As pressure mounted on the Biden administration to do more to evacuate thousands of Afghan allies fearing for their lives, the Taliban on Tuesday sought to present themselves to the world as responsible stewards of Afghanistan.
But with both the Biden administration and the Taliban promising to offer protection, for millions of Afghans the future promised only more uncertainty. While the U.S. military on Tuesday restored order within Kabul’s international airport, it was unclear whether Afghans could make it there.
Despite assurances of safe passage, the Taliban are not only known to operate with brutality, but also have a dismal history of managing a vast nation largely dependent on foreign aid.
The group’s leaders took to Twitter, appeared on international cable networks and held a news conference — all to provide assurances that they would not engage in systemic retribution and to offer vague reassurances to women. “Give us time,” a spokesman said at the news conference, in Kabul.
On Tuesday, the chairman of the Taliban’s Military Commission, Mullah Yaqoub, reiterated orders that fighters in Kabul should not enter people’s homes or seize property. “No one is allowed to enter anyone’s house, particularly in Kabul, where we have entered recently and the situation is new,” he said.
But he coupled that with a warning, saying that the Taliban would be collecting weapons and government property in an organized manner and that looting state property was a betrayal of the country.
“If anyone is caught, they will be dealt with,” he said.
There were other signals that the Taliban are now seeking to move from being insurgents to the new legal authority in the nation.
Mullah Baradar, the chief of the Taliban’s political office, arrived in the southern city of Kandahar on Tuesday, returning to Afghanistan for what is believed to be the first time in a decade.
A Taliban delegation also was in Kabul on Tuesday for discussions with political leaders to negotiate the formation of an interim government, according to Maulvi Qalamuddin, a former Taliban minister who reconciled with the Afghan government long ago.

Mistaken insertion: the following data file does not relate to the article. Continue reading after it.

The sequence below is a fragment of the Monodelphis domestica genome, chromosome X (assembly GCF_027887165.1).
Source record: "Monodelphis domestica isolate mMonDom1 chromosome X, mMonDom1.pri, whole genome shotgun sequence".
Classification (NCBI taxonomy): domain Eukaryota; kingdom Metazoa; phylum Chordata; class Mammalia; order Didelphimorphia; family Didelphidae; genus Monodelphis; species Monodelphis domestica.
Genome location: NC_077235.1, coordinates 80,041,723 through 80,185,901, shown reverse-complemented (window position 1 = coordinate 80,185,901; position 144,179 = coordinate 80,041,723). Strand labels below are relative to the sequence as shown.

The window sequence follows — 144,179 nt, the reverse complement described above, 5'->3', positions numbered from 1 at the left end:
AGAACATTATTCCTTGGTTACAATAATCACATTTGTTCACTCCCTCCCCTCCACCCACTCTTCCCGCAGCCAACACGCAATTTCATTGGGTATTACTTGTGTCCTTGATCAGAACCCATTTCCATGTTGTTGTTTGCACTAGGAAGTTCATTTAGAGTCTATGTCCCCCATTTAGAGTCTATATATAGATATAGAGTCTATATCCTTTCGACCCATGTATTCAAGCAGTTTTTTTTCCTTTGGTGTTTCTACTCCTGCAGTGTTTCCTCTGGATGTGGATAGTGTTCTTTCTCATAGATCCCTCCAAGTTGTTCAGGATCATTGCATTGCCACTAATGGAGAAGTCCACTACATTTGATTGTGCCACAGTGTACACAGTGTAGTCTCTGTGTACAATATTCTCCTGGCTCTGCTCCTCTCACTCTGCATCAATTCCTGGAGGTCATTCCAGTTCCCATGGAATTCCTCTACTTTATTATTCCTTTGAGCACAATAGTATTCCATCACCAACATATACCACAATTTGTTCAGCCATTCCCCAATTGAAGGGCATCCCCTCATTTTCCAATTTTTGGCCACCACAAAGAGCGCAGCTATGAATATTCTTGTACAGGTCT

The delegation, led by Amir Khan Muttaqi, who served as the minister of higher education in the previous Taliban government, met with a coordinating council led by former President Hamid Karzai. More senior Taliban leaders are scheduled to arrive in Kabul on Wednesday and will most likely announce a new government, he said.
“They have been in the city for the last three days, and if the Taliban had wanted a one-sided government, they would have already declared an Islamic Emirate of Afghanistan yesterday in the presidential palace,” he said. “They would have announced their cabinet, But no. In fact, they were waiting for this.”
Still, there were also ominous signs that the Taliban’s promises did not match the situation on the ground.
Taliban fighters spread out across the streets of Kabul, the capital, riding motorbikes and driving police vehicles and Humvees that had been seized from government security forces. Armed fighters occupied Parliament, and some visited the homes of government officials, confiscating possessions and vehicles, while others made a show of directing traffic
The United Nations secretary general, António Guterres, said on Monday that his organization was “receiving chilling reports of severe restrictions on human rights” throughout the country. “I am particularly concerned by accounts of mounting human rights violations against the women and girls of Afghanistan,” he said at an emergency meeting of the Security Council.
In some areas of Afghanistan, women have been told not to leave home without being accompanied by a male relative, and girls’ schools have been closed.
The United Nations children’s organization, UNICEF, said that the Taliban had appointed coordinators in various parts of the country to act as contact points for humanitarian groups. UNICEF representatives met with a health commissioner in Herat on Monday and said he had requested that female employees of the health department return to work.
But the agency reported getting mixed messages on education for girls: In some areas, local Taliban authorities said they were awaiting guidance from leaders, and in other areas they said they wanted schools for girls and for boys up and running.
“We are cautiously optimistic on moving forward,” Mustapha Ben Messaoud, UNICEF’s chief of operations in Kabul, said via video link.
The Afghan government’s collapse has left the Taliban in control of not only security, but also basic services in a country already facing a drought that has left a third of its 38 million people in danger of running out of food.
While there have been no confirmed reports of widespread reprisal killings, many people have sheltered in their homes.
Hoping to get people back to essential jobs, the Taliban issued a “general amnesty” on Tuesday for all government officials, saying that they could return to work with “full confidence.”
But memories of Taliban rule are deeply ingrained.
They became known for brutality, carrying out executions by stoning in a soccer stadium and compelling men to pray five times a day under the threat of the lash. Television, videos and music were banned.